“A difference between now & in WWII was the emergency powers during the War allowed the government to requisition property. The current Government though is only interested in the regulation of people… Absent from the Bill is any infringement on the so-called rights of the holders of private property.”Adrian Weir, Campaign for Trade Union Freedom
Are we to be undone in our hour of need by a combination of forty years of neo-liberalism and the hegemonic belief in the rights of “freeborn Englishmen” to more or less do as you please unfettered by overarching government restriction?
Certainly the crowds out and about in Snowdonia on Mothering Sunday, a record number of visitors apparently, show that messaging about social distancing is losing out to a misplaced belief in a right to be out and about in the countryside.
A belief that is encouraged by Prime Minister Boris Johnson who at his daily press conference can’t resist undermining social distancing by stressing his belief in freedom and liberty. In doing so he proves a point made in the broadsheets over the weekend that he’s really an over-educated newspaper columnist moonlighting as a prime minister.
The impact of neo-liberalism on the labour market means 1 in 10 UK workers now have precarious jobs – including in the so-called “gig” economy – that’s 3.2 million workers on zero hours, casual, bogus self-employed or temporary contracts. It’s for these workers that the unions are now pressing the government for urgent action on income protection.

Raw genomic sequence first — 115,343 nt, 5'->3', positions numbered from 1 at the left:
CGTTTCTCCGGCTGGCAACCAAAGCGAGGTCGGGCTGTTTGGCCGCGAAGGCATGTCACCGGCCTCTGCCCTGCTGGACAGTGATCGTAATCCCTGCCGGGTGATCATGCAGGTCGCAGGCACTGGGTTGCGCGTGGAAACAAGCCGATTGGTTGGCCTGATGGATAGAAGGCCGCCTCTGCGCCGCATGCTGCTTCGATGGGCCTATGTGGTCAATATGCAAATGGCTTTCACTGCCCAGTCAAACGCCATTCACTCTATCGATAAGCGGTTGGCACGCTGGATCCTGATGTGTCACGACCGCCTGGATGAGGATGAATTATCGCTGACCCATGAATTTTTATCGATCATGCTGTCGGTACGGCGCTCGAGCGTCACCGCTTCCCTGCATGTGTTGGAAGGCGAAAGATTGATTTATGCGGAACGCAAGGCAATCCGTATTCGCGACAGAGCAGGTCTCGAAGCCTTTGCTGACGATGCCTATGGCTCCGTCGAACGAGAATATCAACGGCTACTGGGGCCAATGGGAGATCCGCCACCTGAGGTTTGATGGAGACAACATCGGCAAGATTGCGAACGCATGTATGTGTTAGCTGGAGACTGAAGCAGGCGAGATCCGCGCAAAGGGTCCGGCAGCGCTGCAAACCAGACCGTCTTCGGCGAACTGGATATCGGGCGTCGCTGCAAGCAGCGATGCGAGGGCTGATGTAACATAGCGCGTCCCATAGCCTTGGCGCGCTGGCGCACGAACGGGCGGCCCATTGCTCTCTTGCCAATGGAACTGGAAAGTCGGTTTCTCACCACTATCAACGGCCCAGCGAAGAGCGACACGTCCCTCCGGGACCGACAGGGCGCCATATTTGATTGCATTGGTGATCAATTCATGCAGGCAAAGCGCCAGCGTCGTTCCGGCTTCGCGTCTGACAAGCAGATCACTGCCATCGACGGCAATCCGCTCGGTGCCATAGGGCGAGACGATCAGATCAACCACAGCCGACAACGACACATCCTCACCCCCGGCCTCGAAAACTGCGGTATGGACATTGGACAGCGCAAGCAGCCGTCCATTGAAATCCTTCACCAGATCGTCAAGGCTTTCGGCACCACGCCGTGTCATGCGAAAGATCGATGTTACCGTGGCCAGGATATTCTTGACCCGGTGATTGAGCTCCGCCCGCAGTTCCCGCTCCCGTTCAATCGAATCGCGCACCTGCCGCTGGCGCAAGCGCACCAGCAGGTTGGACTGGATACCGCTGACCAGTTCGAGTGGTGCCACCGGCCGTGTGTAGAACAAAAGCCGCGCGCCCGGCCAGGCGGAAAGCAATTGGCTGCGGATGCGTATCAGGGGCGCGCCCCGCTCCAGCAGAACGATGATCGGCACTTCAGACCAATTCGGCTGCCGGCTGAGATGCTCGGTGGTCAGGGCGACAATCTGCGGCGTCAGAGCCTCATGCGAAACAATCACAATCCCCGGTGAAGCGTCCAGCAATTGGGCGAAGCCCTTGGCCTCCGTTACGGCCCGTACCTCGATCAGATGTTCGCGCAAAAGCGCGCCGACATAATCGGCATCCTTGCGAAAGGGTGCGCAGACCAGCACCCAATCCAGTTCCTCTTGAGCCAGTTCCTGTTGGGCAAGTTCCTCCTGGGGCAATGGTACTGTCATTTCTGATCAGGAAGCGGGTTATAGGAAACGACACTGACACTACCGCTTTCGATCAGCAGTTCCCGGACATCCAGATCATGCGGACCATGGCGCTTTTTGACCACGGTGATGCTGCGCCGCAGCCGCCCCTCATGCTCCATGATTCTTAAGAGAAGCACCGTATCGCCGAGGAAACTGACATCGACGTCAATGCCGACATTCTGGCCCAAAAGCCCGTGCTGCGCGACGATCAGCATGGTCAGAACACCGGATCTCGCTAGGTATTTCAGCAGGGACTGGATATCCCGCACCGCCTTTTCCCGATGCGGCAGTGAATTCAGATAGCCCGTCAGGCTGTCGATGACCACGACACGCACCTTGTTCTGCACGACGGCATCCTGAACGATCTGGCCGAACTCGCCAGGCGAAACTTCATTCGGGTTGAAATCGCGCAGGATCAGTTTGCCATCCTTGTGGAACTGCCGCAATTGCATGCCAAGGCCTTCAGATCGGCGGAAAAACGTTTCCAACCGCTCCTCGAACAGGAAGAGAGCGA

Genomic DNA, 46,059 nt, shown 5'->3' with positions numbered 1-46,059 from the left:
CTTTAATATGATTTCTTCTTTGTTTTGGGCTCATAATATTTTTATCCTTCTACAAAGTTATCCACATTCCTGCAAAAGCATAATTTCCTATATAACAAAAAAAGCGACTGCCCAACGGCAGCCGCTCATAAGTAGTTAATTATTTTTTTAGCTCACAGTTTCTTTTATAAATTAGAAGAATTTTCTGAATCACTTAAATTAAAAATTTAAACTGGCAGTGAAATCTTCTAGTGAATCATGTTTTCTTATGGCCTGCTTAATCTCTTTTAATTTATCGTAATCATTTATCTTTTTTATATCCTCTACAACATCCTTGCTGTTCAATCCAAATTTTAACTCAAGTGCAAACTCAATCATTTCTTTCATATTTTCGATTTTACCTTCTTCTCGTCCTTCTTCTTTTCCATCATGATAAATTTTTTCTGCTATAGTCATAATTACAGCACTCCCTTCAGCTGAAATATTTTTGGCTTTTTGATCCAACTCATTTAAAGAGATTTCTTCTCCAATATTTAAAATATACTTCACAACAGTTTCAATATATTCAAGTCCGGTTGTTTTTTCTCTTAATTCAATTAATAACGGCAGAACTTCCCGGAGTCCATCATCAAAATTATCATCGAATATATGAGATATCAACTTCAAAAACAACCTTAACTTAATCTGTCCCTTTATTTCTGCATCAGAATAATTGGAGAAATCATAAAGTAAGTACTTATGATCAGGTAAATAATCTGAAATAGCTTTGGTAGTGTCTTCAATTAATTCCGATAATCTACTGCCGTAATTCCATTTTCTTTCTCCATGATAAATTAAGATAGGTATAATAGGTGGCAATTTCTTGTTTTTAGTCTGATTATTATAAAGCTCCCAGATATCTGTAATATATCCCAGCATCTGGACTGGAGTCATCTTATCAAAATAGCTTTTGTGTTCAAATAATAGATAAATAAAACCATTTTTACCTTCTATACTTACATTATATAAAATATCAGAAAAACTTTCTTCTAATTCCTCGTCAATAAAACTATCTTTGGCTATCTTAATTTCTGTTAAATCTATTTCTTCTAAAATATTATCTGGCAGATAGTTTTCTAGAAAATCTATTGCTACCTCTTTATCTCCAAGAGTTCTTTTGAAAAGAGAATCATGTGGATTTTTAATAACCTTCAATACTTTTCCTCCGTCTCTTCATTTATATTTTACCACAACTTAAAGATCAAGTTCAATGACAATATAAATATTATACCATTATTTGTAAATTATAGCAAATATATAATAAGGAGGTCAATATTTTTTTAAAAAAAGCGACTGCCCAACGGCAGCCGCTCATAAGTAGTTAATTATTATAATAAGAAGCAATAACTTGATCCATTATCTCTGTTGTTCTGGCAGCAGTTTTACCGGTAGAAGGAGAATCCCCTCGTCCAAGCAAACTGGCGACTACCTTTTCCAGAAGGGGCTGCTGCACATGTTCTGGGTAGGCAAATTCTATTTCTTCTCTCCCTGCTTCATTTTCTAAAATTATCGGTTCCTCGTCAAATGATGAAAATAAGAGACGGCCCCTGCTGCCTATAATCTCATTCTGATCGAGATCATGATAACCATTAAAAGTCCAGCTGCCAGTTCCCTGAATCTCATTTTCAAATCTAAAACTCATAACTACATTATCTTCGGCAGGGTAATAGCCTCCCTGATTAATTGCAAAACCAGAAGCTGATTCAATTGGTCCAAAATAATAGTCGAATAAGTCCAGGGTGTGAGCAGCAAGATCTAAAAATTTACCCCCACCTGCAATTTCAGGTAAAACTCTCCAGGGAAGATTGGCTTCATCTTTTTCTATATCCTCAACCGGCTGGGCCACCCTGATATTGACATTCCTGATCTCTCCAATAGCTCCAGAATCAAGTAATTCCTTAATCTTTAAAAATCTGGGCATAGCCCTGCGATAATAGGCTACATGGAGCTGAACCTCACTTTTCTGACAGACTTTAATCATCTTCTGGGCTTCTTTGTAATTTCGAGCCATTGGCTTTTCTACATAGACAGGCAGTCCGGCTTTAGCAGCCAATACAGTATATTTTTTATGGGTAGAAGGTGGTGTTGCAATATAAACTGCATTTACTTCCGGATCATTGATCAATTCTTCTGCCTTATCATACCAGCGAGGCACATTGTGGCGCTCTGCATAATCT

Neo-liberalism also shut the door on the unions having a voice in government. For good or ill, prior to 1980 there were many tripartite bodies through which the unions could have warned the Government that its initial strategy of protecting Capital at the expense of working people was the road to ruin. The Government has had to play catch up in bringing in the TUC and affiliates.
The TUC led by Frances O’Grady and supported by members of the TUC EC secured a significant breakthrough last week in getting the government to shift away from exclusively acting to support business but doing nothing for workers. As Lord Myners argued on the Today programme it’s not good enough to give business rate relief if the firm lays off workers, there needs to be pay packet protection.
Which is just what the TUC extracted from the Government last week. As TUC EC member and Unite Assistant General Secretary, Steve Turner, tweeted: “You cannot overestimate the importance of this victory … 80% state support for wages backdated to 1 March! An alliance of industrial and political voices led by trade unions …”
Clearly action is need for those already sacked before this breakthrough, Turner again: “With pay protection now secured for employees we move onto … the reinstatement of those already on forced lay off … only strong unions can do this.”
This week the unions will be pressing the Government for more; support for the 3.2 million workers on precarious contacts and the self-employed and action on the pitifully low level of SSP, currently set at £94.25 a week. Unite issued a statement on Sunday making just these points:
Unite is absolutely standing with all workers, regardless of how they fill in their tax return. Our leaders and officers are working with the Treasury to get solution for the self-employed, for better SSP, for day one benefits. No worker can be left behind.